• The major distinguishing feature from idiopathic sarcoidosis is the level of immunoglobulins, which is increased in person with sarcoidosis and decreased in those with CVID. The Kveim test is not helpful because it returns a positive finding in up to 40-50% of CVID patients. ACE levels, a marker of macrophage activity, is elevated in approximately a third of these patients.

In vitro T-cell dysfunction in CVID patients with granulomatous disease may explain the higher risk of autoimmune diseases in these patients than in the rest of the group. In the small subset of patients with aggressive disease, corticosteroids are the treatment of choice.

The risk of cancer in CVID patients is 5-fold higher than in matched controls. A 47-fold increase in gastric cancer and a 30-fold increase in lymphoma have been reported; however, benign lymphoproliferative disorders are much more common, affecting up to 30% of patients and manifesting as splenomegaly with or without diffuse lymphadenopathy. They are distinguished from lymphomas by the presence of a mixture of B and T lymphocytes and by the absence of clonal B- and T-cell receptor rearrangement.

IgA deficiency

Complications are as follows:

  • Malabsorption, celiac disease, giardiasis, nodular lymphoid hyperplasia, pernicious anemia, primary biliary cirrhosis, and chronic hepatitis are observed
  • The incidence of gastric and colon cancer is increased
  • Patients have anaphylactic reactions to blood products containing IgA


Encephalitis is a rare complication in hypogammaglobulinemic patients. It is frequently related to Enterovirus or coxsackievirus infection and, less commonly, to measles and papovavirus.

Complications related to IVIG therapy

Complications include increased serum viscosity and more frequent thromboembolic events. The risk of migraine attacks, aseptic meningitis (10%), urticaria, pruritus, or petechiae (2-5 d postinfusion to 30 d) is also increased.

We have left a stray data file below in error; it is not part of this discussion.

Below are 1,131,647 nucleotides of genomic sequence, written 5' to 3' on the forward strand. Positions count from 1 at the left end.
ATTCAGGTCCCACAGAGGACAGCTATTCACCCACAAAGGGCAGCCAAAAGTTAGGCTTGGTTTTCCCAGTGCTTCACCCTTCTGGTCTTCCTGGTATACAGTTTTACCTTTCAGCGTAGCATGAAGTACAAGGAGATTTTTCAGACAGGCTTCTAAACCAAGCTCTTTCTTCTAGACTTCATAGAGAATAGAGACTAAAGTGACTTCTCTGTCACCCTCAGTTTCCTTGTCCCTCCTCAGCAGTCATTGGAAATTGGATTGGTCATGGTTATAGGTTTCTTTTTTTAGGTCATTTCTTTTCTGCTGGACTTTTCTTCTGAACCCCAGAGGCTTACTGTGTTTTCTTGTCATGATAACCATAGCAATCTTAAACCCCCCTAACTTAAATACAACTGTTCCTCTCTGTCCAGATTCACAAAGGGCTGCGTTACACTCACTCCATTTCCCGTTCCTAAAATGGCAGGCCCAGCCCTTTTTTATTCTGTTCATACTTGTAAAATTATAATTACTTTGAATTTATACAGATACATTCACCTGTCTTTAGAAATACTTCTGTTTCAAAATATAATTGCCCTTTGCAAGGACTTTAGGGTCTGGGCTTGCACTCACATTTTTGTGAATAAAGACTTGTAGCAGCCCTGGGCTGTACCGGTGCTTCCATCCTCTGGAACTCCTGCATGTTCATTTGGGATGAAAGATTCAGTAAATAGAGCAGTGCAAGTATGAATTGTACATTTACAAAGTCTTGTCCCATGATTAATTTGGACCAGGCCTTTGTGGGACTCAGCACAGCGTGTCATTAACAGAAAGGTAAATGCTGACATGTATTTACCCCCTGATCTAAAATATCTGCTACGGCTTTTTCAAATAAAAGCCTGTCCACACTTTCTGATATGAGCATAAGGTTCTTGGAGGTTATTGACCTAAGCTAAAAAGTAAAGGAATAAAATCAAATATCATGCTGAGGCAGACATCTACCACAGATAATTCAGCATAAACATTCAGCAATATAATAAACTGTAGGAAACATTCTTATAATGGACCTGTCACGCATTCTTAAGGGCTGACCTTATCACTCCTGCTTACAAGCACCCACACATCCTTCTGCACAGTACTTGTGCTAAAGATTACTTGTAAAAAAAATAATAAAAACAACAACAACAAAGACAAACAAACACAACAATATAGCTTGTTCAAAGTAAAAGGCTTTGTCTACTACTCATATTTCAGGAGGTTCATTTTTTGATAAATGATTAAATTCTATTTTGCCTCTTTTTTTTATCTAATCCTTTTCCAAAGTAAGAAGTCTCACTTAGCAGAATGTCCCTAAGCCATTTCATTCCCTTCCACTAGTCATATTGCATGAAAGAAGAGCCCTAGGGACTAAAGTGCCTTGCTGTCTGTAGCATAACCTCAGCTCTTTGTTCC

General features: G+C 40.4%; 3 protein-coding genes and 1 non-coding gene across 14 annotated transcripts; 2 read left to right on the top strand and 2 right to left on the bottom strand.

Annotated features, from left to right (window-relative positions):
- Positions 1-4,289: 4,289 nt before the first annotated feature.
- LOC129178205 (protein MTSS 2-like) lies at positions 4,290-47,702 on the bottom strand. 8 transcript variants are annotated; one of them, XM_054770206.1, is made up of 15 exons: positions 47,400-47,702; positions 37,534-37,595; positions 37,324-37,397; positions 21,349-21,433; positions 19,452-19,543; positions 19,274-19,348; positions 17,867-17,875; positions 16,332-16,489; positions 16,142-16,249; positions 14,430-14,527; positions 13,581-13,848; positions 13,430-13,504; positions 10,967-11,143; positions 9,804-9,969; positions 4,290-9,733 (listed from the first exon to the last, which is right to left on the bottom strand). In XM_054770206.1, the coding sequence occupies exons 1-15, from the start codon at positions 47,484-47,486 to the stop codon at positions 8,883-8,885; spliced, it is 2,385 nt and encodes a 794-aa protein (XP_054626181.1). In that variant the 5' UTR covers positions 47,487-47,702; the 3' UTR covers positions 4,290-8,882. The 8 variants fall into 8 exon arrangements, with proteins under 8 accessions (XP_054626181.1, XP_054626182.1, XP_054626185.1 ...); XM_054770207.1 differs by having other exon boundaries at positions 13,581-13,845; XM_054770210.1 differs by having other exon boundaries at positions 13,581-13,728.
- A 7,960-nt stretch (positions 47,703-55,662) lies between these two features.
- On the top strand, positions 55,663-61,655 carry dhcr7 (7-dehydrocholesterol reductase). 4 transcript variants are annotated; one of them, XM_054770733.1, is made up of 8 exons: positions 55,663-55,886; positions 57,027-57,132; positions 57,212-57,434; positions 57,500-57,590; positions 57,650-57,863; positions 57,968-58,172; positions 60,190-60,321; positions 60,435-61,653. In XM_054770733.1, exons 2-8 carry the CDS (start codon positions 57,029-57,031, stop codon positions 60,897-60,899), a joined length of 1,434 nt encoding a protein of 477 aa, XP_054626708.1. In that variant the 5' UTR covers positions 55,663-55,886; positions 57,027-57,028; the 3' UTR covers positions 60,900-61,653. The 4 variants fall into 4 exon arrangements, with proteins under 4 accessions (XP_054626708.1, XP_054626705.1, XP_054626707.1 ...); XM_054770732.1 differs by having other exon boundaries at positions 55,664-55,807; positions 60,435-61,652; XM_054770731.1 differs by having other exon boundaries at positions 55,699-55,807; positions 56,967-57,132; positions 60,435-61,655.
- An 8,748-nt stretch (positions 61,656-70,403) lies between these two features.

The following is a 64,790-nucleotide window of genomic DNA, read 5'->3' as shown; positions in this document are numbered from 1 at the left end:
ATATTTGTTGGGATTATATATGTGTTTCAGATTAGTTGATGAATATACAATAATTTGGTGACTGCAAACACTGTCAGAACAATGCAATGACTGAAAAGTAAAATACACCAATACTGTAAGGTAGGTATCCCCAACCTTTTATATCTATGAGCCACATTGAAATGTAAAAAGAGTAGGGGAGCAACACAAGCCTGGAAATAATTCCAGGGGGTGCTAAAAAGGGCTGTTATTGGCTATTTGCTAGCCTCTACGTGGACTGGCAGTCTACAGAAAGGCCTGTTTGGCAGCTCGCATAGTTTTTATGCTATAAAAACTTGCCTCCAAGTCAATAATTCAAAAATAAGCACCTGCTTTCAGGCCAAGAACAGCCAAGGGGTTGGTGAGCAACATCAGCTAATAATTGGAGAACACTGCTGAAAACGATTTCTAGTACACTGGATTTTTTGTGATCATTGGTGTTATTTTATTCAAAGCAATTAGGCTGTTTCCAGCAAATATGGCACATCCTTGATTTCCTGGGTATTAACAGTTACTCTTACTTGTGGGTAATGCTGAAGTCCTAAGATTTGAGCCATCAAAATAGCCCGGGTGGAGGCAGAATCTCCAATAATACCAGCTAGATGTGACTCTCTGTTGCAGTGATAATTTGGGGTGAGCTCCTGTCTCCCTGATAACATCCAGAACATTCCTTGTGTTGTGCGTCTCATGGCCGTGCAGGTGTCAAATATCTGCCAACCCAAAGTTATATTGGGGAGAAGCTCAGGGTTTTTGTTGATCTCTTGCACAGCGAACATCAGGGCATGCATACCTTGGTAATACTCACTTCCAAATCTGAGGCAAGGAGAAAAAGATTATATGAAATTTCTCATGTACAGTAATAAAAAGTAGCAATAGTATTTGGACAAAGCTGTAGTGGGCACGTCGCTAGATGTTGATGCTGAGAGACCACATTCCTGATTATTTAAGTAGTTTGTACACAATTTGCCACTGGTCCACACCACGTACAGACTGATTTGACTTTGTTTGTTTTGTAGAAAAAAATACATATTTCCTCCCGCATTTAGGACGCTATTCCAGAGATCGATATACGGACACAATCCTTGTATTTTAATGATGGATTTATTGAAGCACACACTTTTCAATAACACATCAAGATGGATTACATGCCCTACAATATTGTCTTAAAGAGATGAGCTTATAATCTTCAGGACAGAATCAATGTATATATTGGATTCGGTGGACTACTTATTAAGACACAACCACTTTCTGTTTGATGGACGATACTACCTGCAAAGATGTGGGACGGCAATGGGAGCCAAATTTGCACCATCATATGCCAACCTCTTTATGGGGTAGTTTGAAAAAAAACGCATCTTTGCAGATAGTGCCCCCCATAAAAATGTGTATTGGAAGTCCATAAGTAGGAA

The most common adverse reactions are nonanaphylactic and are characterized by back and abdominal pain, nausea, vomiting, chills, fever, and myalgias. The infusion should be discontinued until the symptoms subside, and then it should be restarted at a slower rate.

True anaphylactic reactions are rare and occur seconds to hours after the infusion is started. Typical symptoms consist of flushing, facial swelling, dyspnea, and hypotension. The infusion should be stopped, and the patient should receive epinephrine, steroids, and antihistamines together.

The risk of renal tubular necrosis is increased in elderly patients and in patients with diabetes, volume depletion, and preexisting kidney disease.

Hepatitis C virus (HCV) infection transmission is much less common now than in the past. Most HCV RNA–positive patients contracted their infection in the 1980s, when serologic testing of blood donors was not available for this infection. Chronic liver disease in HCV RNA–positive patients is characterized by a severe clinical course, particularly in CVID patients.

Hepatitis B and G viruses seem to play minor roles in the pathogenesis of chronic liver disease in these patients. A milder form of chronic liver disease with negative serology findings for HCV, hepatitis B virus (HBV), and hepatitis G virus (HGV) infections has been described in these patients. This form occurs an average of 36 months after the beginning of IVIG therapy and is thought to be related to immune phenomena or to an as yet undescribed viral infection. A small subset of patients without HCV, HBV, or HGV infection has a particularly severe course; in most, granulomatous disease of the liver has been identified.



Before the immunoglobulin era, patients with XLA died at an early age because of the complications of infections with encapsulated bacteria. The advent of intramuscular immunoglobulin brought some clinical improvement, with partial control of upper and lower respiratory tract infections, but patients still died before age 25 years. The introduction of IVIGs in the early 1980s resulted in significant improvement of infection control, with prolonged survival.

Most patients with XHM die in the first and second decades of life. The actuarial survival rate at 25 years is only 25%, and 80% of these patients develop liver disease by age 20 years.